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The American Dream Isn’t A Place

The Stranger At The Party Said He’d Go, Too…

In Chiang Mai, Thailand, I recently met a woman who retired and then saw her life veer unexpectedly. She longed to go to India, but was leery of traveling there as a single woman. She mentioned her dilemma to a still-in the-labor-force young man at a party. His answer: “I’ll go with you.”

Of course, she’d never considered asking a single guy to join her. But when she got the offer, she went for it. The two traveled together to India and fell in love. He joined her in early retirement, and they’re now moving to Asia full time.

Meanwhile, Paul and I have changed our travel plans. Again. We’ve made so many changes to our itinerary in the last 18 months that change seems to be the current constant.

We’d originally planned a trip to Kengtung, Burma for this week. In 1930, Somerset Maugham visited here and wrote about it in The Gentleman in the Parlor. Paul has wanted to go ever since reading Maugham’s book; he figures little has changed in that part of Burma.

But, at the last minute, we had to cross Kengtung, Burma off our to-visit list for now. We made this decision after a close Thai friend warned us of the serious outbreak of dengue fever in northern Thailand. She presumes Burma is also affected. We were also worried about malaria. Our friend suggested we head south instead of north. We took her advice and opted for Malaysia.

We also had to turn down a friend’s recent invitation to visit him in Bali. It coincided with the end of Ramadan–party time and family time in Muslim nations. Everyone travels and airfares skyrocket. Paul and I have the freedom to travel at any time. So, rather than fight crowds, we prefer to leave holiday travel to those with fewer options.

Stick around the old neighborhood, back in the U.S., and life pretty much carries you along. But move overseas, or become a perpetual traveler like Paul and me, and you have to push a bit more.

The key here is balance. You want to make plans and stick to them. You want to be reluctant to follow last-minute whims that take you off course. On the other hand, you need to yield and change when new information presents itself. You need to keep an open mind, allowing the future to unfold rather than insist it fit into a certain game-plan.

A recently retired couple in their fifties wrote to me about their anxiety of an uncertain future. They feel overwhelmed with the impossibility of sorting out and nailing down their long-term plans. They’re dealing with typical questions of retirement: what to do with the house and pets, where to go this winter, how best to manage time, etc.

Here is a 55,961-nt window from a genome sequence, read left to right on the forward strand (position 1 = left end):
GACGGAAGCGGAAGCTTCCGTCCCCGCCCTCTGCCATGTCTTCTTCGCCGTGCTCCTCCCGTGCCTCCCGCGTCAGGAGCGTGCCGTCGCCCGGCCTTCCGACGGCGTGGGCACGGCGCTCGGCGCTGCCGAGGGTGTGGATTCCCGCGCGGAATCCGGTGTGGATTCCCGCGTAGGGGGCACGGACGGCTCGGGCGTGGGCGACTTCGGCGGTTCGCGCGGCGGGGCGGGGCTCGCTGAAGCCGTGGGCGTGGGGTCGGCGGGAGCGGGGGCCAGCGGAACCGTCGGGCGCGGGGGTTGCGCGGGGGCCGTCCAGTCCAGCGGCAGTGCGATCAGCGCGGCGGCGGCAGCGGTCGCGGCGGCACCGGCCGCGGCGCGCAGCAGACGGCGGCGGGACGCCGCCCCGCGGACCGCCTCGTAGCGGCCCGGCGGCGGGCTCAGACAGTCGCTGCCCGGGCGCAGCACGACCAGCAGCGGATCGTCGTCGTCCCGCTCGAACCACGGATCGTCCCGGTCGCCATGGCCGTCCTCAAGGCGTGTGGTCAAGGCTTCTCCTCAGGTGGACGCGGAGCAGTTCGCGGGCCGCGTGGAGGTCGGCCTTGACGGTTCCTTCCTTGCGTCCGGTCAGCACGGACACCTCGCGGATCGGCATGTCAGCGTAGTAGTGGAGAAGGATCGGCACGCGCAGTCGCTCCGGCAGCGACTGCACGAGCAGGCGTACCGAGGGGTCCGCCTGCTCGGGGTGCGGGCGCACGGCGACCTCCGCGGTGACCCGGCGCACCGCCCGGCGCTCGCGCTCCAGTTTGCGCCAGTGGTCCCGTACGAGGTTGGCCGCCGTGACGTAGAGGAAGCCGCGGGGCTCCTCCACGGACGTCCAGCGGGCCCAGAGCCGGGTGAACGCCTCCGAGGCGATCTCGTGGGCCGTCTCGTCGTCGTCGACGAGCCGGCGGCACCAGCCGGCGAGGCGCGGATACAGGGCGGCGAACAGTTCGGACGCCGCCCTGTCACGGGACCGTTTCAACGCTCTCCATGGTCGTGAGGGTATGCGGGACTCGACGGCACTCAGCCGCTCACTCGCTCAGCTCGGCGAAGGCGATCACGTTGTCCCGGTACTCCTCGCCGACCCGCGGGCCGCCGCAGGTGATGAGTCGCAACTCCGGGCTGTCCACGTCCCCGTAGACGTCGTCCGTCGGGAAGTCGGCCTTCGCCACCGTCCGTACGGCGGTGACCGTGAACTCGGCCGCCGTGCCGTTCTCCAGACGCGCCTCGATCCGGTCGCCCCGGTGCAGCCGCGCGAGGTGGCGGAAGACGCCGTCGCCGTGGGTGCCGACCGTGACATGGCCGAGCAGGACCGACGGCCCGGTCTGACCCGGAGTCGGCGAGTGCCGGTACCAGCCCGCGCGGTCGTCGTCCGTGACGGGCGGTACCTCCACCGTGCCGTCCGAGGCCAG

We received a similar question 20 years ago. A Canadian couple e-mailed and asked if they had to sell their large, custom-designed home and get rid of their dog. I replied that if they could afford to keep the house and their dog, keep them and see what happens. They did just that. Friends rented their home and took care of the dog. The couple took off for a couple of years to explore the world.

After extensive time on the road, they realized they didn’t need the large home but yes, they did want a home base. They bought a small beach cabin with friendly neighbors who would keep an eye on the cabin and take in their dog when the couple traveled.

Fast forward to now and this same couple still have the cabin, still travel considerably, and have had innumerable and unfathomable adventures and challenges that would have been impossible to imagine when they first retired.

Like the single lady at the party who longed for India, allow for the unexpected. Look for balance between the comfort of short-term plans and the possible need to change them. And forget about the longer term–anything farther out than a year or two. Stay focused on the near term and you can listen more easily with an open mind and be flexible when change is required.

Vicki Terhorst

Continue Reading: Are Americans Safe In Ecuador?

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